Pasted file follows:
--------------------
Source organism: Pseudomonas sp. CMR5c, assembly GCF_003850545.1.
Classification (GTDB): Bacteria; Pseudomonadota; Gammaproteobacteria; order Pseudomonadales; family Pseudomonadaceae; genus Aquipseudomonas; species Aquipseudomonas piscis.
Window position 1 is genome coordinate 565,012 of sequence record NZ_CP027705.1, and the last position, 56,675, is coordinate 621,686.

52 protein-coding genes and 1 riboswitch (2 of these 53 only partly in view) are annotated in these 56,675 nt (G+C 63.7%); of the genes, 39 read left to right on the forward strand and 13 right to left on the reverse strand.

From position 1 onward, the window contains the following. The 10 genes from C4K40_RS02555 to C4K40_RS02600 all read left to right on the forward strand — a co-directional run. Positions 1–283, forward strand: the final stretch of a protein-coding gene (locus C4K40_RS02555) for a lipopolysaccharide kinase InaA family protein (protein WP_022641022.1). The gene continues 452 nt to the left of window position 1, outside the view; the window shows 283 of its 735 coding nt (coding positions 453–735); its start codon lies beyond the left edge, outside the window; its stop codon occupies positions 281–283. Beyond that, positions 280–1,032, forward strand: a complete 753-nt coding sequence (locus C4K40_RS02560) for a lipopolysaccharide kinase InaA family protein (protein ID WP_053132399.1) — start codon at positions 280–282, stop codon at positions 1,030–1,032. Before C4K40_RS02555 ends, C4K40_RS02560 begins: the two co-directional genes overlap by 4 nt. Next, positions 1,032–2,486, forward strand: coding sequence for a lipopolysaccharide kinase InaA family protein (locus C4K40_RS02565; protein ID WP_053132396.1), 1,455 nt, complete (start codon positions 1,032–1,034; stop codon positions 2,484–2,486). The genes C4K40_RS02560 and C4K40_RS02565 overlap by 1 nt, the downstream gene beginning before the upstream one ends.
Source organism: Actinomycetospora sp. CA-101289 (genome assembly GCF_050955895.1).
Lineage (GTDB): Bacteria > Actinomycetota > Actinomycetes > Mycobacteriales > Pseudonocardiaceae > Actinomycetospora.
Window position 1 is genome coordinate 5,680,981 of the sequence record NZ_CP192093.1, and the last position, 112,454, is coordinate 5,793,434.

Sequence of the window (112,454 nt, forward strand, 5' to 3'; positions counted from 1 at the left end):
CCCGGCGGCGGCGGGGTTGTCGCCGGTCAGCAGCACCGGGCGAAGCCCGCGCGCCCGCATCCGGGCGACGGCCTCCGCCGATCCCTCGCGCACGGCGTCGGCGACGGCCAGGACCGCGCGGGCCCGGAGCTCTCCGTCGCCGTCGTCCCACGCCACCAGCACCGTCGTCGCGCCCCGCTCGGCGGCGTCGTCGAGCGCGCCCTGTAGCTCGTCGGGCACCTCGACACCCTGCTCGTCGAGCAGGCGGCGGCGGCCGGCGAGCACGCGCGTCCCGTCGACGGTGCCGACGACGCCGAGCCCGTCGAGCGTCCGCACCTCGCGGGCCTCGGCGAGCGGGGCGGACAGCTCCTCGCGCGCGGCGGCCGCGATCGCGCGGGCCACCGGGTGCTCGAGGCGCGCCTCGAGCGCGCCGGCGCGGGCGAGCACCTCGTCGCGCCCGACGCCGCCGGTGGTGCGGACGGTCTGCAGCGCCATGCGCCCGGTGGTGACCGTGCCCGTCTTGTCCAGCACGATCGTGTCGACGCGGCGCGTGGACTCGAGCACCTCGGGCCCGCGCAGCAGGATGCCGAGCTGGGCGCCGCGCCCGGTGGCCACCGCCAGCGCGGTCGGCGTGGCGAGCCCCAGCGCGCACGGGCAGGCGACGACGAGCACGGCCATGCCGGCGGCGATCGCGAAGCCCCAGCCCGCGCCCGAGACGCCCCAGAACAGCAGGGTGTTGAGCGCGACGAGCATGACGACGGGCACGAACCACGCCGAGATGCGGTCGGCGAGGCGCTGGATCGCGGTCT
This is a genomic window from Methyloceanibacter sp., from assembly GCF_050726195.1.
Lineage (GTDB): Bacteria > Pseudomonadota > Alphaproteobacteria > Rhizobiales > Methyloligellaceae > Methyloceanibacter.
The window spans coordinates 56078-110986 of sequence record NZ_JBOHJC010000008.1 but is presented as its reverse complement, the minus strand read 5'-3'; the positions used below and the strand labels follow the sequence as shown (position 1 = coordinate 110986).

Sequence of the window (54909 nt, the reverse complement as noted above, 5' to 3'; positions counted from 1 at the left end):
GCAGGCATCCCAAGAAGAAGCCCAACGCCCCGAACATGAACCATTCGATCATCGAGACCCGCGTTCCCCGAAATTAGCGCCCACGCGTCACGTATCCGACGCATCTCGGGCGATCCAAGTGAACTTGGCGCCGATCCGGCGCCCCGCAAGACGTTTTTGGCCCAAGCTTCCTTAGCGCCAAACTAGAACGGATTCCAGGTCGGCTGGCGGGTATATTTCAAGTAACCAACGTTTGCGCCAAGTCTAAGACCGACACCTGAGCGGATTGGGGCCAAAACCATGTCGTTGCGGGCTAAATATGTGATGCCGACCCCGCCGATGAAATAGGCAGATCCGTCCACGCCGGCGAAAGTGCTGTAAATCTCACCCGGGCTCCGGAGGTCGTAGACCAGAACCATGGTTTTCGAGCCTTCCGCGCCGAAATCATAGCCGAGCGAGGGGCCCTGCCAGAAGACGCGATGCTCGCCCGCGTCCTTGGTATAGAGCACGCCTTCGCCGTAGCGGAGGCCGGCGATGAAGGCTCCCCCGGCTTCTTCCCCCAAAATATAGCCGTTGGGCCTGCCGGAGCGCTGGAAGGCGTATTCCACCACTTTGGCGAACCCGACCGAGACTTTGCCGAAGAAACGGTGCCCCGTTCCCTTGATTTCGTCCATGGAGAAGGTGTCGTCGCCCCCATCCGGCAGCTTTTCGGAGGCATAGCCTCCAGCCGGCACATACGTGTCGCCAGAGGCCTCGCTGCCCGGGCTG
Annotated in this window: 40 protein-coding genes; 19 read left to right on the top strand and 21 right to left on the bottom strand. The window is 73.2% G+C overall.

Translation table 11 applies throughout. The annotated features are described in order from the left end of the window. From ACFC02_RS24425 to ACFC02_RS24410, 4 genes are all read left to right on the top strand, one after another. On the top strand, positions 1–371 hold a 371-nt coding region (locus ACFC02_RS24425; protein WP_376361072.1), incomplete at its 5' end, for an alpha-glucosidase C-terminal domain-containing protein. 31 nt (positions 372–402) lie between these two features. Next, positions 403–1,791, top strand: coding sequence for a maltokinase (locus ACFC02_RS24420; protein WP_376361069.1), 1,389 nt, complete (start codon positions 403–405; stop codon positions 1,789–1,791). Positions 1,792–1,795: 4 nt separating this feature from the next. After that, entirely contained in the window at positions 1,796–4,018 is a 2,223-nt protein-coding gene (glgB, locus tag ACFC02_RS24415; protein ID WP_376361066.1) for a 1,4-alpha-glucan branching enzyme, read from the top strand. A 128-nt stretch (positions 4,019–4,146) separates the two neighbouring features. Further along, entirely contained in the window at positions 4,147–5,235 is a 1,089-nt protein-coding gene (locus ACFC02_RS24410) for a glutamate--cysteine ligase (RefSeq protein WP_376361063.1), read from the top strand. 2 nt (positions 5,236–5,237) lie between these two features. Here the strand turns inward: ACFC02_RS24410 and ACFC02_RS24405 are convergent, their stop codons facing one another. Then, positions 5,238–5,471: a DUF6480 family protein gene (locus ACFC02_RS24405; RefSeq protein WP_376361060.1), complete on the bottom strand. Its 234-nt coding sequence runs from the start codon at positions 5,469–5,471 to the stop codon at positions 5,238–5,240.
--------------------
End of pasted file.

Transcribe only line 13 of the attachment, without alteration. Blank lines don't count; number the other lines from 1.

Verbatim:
The window spans coordinates 56078-110986 of sequence record NZ_JBOHJC010000008.1 but is presented as its reverse complement, the minus strand read 5'-3'; the positions used below and the strand labels follow the sequence as shown (position 1 = coordinate 110986).